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Mythical Creatures

Jenny Greenteeth

If your path takes you near a riverbed or across a stream, you’d best look out for Jenny Greenteeth. A water witch of greenish tinge with frog-like, yellow eyes as big as two lamps, Jenny dwells beneath the river’s surface, darting like a fish across the muddy bottoms, and feeding upon the misfortunate who stumble and drown in her waters.

Tales of Jenny Greenteeth abound in Britain, where she is also known as Wicked Jenny, Peg O’Nell, and Peg Powler. In Ireland and Germany she appears as a beautiful woman in a white gown, and is called respectively Bean-Fionn and die Weisse Frau. Although her visage is changed, she is still the same dreaded Jenny Greenteeth, haunting river banks and dragging her victims to their untimely deaths. The moral of all Jenny Greenteeth stories is to stay away from rivers and lakes, and it is thought that she was the imagined creation of mothers who wanted to warn their children away from the water’s edge with frightening tales. Her stories may have also derived from duckweed, an aqueous plant that wraps its tendrils around one’s leg and traps them under water.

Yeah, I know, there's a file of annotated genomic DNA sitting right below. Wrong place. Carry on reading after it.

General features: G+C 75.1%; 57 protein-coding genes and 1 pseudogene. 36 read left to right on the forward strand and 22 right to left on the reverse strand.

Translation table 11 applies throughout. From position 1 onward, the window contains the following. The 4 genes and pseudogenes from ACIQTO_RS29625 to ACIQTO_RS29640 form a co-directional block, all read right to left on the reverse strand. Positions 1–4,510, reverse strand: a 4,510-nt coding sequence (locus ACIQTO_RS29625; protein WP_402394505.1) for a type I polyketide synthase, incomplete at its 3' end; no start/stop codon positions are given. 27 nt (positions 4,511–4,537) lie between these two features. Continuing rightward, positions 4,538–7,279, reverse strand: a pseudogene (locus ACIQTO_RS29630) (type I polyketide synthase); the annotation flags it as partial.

While most stories paint Jenny Greenteeth in morbid, unredeeming tones, some tales show a somewhat tender--albeit mislleading--side to the Greentoothed Woman. In these accounts she uses her long bony arms to embrace her victims, stroking them with her sharp fingernails until they fall into a deep sleep whereupon she devours them. Sailors of the past called Jenny Greenteeth the Sea Hag and believed that she sang as she neared her victims:

"Come into the water, love,
Dance beneath the waves,
Where dwell the bones of sailor-lads
Inside my saffron cave."
~S.E. Schlosser

Upon hearing the sad melody, sailors had one last chance to turn back before she would strike. Sailors who disregarded the warning would never be seen again.

Superstitions regarding water have been passed down over centuries, and we may take part in some of these customs without even knowing their origins. For instance, throwing coins into a well in exchange for a wish resembles the custom begun thousands of years ago, when people tossed offerings into the wells to appease the gods and ensure the continuance of the water. The Tweed River in Scotland was said to be subdued by one casting salt over its waters with nets. There is a tradition of decorating wells with pictures of flowers that may have Victorian origins, or may even trace back to the days of the Black Death. Some villages credited their escape to their sweet water, and to this day they dress their wells to protect it.

There is no protection, though, against the wicked Greentoothed Woman once you are within her grasp. Like the tale of Jenny Greenteeth, all these superstitions are messages used by our ancestors to warn us against the danger of water.

About the Author:
This article was written by Robin Daniels. Robin is a mystic and contributes to Mystical Creatures


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